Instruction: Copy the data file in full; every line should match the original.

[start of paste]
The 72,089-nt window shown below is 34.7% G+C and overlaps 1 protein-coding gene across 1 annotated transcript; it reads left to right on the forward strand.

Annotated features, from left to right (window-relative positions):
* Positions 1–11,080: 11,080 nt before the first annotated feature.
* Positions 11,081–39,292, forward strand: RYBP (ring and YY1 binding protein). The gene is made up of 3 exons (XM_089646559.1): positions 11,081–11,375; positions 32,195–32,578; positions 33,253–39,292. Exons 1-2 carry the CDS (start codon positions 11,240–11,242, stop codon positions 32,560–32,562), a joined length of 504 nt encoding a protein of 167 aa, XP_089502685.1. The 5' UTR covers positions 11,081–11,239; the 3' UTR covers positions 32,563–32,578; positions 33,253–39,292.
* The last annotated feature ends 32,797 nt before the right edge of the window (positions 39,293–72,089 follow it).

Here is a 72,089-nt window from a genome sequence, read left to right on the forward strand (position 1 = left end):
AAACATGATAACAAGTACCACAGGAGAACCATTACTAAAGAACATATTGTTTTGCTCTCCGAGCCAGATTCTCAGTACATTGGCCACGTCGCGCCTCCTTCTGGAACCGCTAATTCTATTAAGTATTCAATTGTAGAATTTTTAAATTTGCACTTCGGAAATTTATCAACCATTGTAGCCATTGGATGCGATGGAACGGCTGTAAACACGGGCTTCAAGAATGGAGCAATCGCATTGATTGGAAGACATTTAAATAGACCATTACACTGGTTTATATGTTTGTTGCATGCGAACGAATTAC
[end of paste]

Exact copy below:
The 72,089-nt window shown below is 34.7% G+C and overlaps 1 protein-coding gene across 1 annotated transcript; it reads left to right on the forward strand.

Annotated features, from left to right (window-relative positions):
* Positions 1–11,080: 11,080 nt before the first annotated feature.
* Positions 11,081–39,292, forward strand: RYBP (ring and YY1 binding protein). The gene is made up of 3 exons (XM_089646559.1): positions 11,081–11,375; positions 32,195–32,578; positions 33,253–39,292. Exons 1-2 carry the CDS (start codon positions 11,240–11,242, stop codon positions 32,560–32,562), a joined length of 504 nt encoding a protein of 167 aa, XP_089502685.1. The 5' UTR covers positions 11,081–11,239; the 3' UTR covers positions 32,563–32,578; positions 33,253–39,292.
* The last annotated feature ends 32,797 nt before the right edge of the window (positions 39,293–72,089 follow it).

Here is a 72,089-nt window from a genome sequence, read left to right on the forward strand (position 1 = left end):
AAACATGATAACAAGTACCACAGGAGAACCATTACTAAAGAACATATTGTTTTGCTCTCCGAGCCAGATTCTCAGTACATTGGCCACGTCGCGCCTCCTTCTGGAACCGCTAATTCTATTAAGTATTCAATTGTAGAATTTTTAAATTTGCACTTCGGAAATTTATCAACCATTGTAGCCATTGGATGCGATGGAACGGCTGTAAACACGGGCTTCAAGAATGGAGCAATCGCATTGATTGGAAGACATTTAAATAGACCATTACACTGGTTTATATGTTTGTTGCATGCGAACGAATTAC